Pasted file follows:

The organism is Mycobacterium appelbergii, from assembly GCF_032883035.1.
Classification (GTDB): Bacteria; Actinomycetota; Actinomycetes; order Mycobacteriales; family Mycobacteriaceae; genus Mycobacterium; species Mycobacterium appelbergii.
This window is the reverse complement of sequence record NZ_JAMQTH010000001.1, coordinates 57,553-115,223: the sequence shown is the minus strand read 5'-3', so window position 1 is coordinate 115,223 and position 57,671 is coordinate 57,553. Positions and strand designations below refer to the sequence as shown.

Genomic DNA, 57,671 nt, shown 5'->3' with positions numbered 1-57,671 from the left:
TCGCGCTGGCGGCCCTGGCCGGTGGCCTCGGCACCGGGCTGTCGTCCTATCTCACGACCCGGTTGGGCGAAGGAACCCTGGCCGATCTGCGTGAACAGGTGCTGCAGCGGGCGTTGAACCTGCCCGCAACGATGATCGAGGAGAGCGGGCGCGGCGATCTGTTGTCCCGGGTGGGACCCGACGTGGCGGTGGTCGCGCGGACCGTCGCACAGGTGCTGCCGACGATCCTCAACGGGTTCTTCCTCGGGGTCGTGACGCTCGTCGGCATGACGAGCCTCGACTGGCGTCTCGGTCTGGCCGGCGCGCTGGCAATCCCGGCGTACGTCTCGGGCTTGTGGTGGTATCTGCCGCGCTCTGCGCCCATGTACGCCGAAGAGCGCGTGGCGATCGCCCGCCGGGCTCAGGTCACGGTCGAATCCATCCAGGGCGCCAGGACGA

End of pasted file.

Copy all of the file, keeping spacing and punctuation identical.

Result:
The organism is Mycobacterium appelbergii, from assembly GCF_032883035.1.
Classification (GTDB): Bacteria; Actinomycetota; Actinomycetes; order Mycobacteriales; family Mycobacteriaceae; genus Mycobacterium; species Mycobacterium appelbergii.
This window is the reverse complement of sequence record NZ_JAMQTH010000001.1, coordinates 57,553-115,223: the sequence shown is the minus strand read 5'-3', so window position 1 is coordinate 115,223 and position 57,671 is coordinate 57,553. Positions and strand designations below refer to the sequence as shown.

Genomic DNA, 57,671 nt, shown 5'->3' with positions numbered 1-57,671 from the left:
TCGCGCTGGCGGCCCTGGCCGGTGGCCTCGGCACCGGGCTGTCGTCCTATCTCACGACCCGGTTGGGCGAAGGAACCCTGGCCGATCTGCGTGAACAGGTGCTGCAGCGGGCGTTGAACCTGCCCGCAACGATGATCGAGGAGAGCGGGCGCGGCGATCTGTTGTCCCGGGTGGGACCCGACGTGGCGGTGGTCGCGCGGACCGTCGCACAGGTGCTGCCGACGATCCTCAACGGGTTCTTCCTCGGGGTCGTGACGCTCGTCGGCATGACGAGCCTCGACTGGCGTCTCGGTCTGGCCGGCGCGCTGGCAATCCCGGCGTACGTCTCGGGCTTGTGGTGGTATCTGCCGCGCTCTGCGCCCATGTACGCCGAAGAGCGCGTGGCGATCGCCCGCCGGGCTCAGGTCACGGTCGAATCCATCCAGGGCGCCAGGACGA